This was already referenced here: https://www.lesswrong.com/posts/MW6tivBkwSe9amdCw/ai-existential-risk-probabilities-are-too-unreliable-to
I think it would be better to comment there instead of here.
One thing I find positive about SSI is their intent to not have products before superintelligence (note that I am not arguing here that the whole endeavor is net-positive). Not building intermediate products lessens the impact on race dynamics. I think it would be preferable if all the other AGI labs had a similar policy (funnily, while typing this comment, I got a notification about Claude 3.5 Sonnet... ). The policy not to have any product can also give them cover to focus on safety research that is relevant for superintelligence, instead of doing some shallow control of the output of LLMs.
To reduce bad impacts from SSI, it would be desirable that SSI also
It does not appear paywalled to me. The link that @mesaoptimizer posted is an archive, not the original bloomberg.com article.
I haven't watched it yet, but there is also a recent technical discussion/podcast episode about AIXI and relatedd topics with Marcus Hutter: https://www.youtube.com/watch?v=7TgOwMW_rnk
It suffices to show that the Smith lotteries that the above result establishes are the only lotteries that can be part of maximal lottery-lotteries are also subject to the partition-of-unity condition.
I fail to understand this sentence. Here are some questions about this sentence:
what are Smith lotteries? Ctrl+f only finds lottery-Smith lottery-lotteries, do you mean these? Or do you mean lotteries that are smith?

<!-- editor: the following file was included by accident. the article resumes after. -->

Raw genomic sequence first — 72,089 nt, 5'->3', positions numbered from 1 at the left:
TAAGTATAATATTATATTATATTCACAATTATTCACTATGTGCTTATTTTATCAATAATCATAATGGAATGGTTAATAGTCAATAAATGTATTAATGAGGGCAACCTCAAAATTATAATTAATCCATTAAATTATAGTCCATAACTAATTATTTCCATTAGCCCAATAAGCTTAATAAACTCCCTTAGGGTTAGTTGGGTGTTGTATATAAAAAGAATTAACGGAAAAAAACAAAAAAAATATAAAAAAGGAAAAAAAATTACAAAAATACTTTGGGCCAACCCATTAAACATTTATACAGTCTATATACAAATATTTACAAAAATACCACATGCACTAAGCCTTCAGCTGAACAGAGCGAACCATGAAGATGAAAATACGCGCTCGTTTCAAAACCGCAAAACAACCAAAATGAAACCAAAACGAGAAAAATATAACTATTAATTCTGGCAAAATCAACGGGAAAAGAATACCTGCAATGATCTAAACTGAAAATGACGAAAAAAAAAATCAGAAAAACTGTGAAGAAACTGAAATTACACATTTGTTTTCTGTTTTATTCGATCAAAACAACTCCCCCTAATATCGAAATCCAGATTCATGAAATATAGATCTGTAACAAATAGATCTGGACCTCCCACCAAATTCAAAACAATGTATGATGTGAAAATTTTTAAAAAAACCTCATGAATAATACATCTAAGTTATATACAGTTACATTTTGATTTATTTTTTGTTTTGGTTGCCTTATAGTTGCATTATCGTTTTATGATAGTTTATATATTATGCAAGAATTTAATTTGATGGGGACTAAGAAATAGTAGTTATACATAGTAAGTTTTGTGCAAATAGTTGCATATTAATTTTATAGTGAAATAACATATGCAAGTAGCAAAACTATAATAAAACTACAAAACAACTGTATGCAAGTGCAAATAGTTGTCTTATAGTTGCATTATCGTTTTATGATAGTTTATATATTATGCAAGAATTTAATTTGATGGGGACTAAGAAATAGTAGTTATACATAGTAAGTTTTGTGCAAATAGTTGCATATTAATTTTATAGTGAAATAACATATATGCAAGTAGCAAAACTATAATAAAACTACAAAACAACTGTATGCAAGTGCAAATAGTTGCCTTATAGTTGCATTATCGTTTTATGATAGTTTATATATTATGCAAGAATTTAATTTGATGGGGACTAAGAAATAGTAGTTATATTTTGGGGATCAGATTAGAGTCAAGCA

which result do you mean by "above result"?
What does it mean for a lottery to be part of maximal lottery-lotteries?
does "also subject to the partition-of-unity" refer to the smith lotteries or to the lotteries that are part of maximal lottery-lotteries? (it also feels like there is a word missing somewhere)
Why would this suffice?
Is this part also supposed to imply the existence of maximal lottery-lotteries? If so, why?
A lot of the probabilities we talk about are probabilities we expect to change with evidence. If we flip a coin, our p(heads) changes after we observe the result of the flipped coin. My p(rain today) changes after I look into the sky and see clouds. In my view, there is nothing special in that regard for your p(doom). Uncertainty is in the mind, not in reality.
However, how you expect your p(doom) to change depending on facts or observation is useful information and it can be useful to convey that information. Some options that come to mind:
describe a model: If your p(doom) estimate is the result of a model consisting of other variables, just describing this model is useful information about your state of knowledge, even if that model is only approximate. This seems to come closest to your actual situation.
describe your probability distribution of your p(doom) in 1 year (or another time frame): You could say that you think there is a 25% chance that your p(doom) in 1 year is between 10% and 30%. Or give other information about that distribution. Note: your current p(doom) should be the mean of your p(doom) in 1 year.